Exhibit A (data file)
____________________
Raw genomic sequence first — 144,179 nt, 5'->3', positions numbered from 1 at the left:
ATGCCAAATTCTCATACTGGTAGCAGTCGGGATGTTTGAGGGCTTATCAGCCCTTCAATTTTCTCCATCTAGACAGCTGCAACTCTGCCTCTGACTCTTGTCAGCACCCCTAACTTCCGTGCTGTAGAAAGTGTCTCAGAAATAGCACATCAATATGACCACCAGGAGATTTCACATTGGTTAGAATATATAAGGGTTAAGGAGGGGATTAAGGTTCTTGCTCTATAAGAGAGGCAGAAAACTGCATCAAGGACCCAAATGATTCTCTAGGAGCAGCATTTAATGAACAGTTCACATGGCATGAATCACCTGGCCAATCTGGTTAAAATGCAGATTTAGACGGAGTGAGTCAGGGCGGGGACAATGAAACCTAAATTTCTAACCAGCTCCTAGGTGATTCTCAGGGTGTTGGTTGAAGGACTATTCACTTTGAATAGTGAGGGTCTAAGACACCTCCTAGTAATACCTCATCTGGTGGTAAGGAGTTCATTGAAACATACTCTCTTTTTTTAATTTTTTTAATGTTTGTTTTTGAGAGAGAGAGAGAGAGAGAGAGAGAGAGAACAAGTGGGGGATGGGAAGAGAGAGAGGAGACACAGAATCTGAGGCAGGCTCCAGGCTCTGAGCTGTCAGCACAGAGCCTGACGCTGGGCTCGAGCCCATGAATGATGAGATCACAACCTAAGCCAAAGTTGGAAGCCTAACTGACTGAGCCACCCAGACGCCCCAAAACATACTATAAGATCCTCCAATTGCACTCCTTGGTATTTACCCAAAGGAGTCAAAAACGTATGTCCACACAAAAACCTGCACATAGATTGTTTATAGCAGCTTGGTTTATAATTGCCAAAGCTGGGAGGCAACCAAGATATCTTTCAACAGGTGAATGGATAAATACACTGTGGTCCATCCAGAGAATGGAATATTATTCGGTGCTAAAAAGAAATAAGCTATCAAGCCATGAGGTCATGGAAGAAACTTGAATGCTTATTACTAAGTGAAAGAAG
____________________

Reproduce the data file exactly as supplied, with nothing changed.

Raw genomic sequence first — 144,179 nt, 5'->3', positions numbered from 1 at the left:
ATGCCAAATTCTCATACTGGTAGCAGTCGGGATGTTTGAGGGCTTATCAGCCCTTCAATTTTCTCCATCTAGACAGCTGCAACTCTGCCTCTGACTCTTGTCAGCACCCCTAACTTCCGTGCTGTAGAAAGTGTCTCAGAAATAGCACATCAATATGACCACCAGGAGATTTCACATTGGTTAGAATATATAAGGGTTAAGGAGGGGATTAAGGTTCTTGCTCTATAAGAGAGGCAGAAAACTGCATCAAGGACCCAAATGATTCTCTAGGAGCAGCATTTAATGAACAGTTCACATGGCATGAATCACCTGGCCAATCTGGTTAAAATGCAGATTTAGACGGAGTGAGTCAGGGCGGGGACAATGAAACCTAAATTTCTAACCAGCTCCTAGGTGATTCTCAGGGTGTTGGTTGAAGGACTATTCACTTTGAATAGTGAGGGTCTAAGACACCTCCTAGTAATACCTCATCTGGTGGTAAGGAGTTCATTGAAACATACTCTCTTTTTTTAATTTTTTTAATGTTTGTTTTTGAGAGAGAGAGAGAGAGAGAGAGAGAGAGAACAAGTGGGGGATGGGAAGAGAGAGAGGAGACACAGAATCTGAGGCAGGCTCCAGGCTCTGAGCTGTCAGCACAGAGCCTGACGCTGGGCTCGAGCCCATGAATGATGAGATCACAACCTAAGCCAAAGTTGGAAGCCTAACTGACTGAGCCACCCAGACGCCCCAAAACATACTATAAGATCCTCCAATTGCACTCCTTGGTATTTACCCAAAGGAGTCAAAAACGTATGTCCACACAAAAACCTGCACATAGATTGTTTATAGCAGCTTGGTTTATAATTGCCAAAGCTGGGAGGCAACCAAGATATCTTTCAACAGGTGAATGGATAAATACACTGTGGTCCATCCAGAGAATGGAATATTATTCGGTGCTAAAAAGAAATAAGCTATCAAGCCATGAGGTCATGGAAGAAACTTGAATGCTTATTACTAAGTGAAAGAAG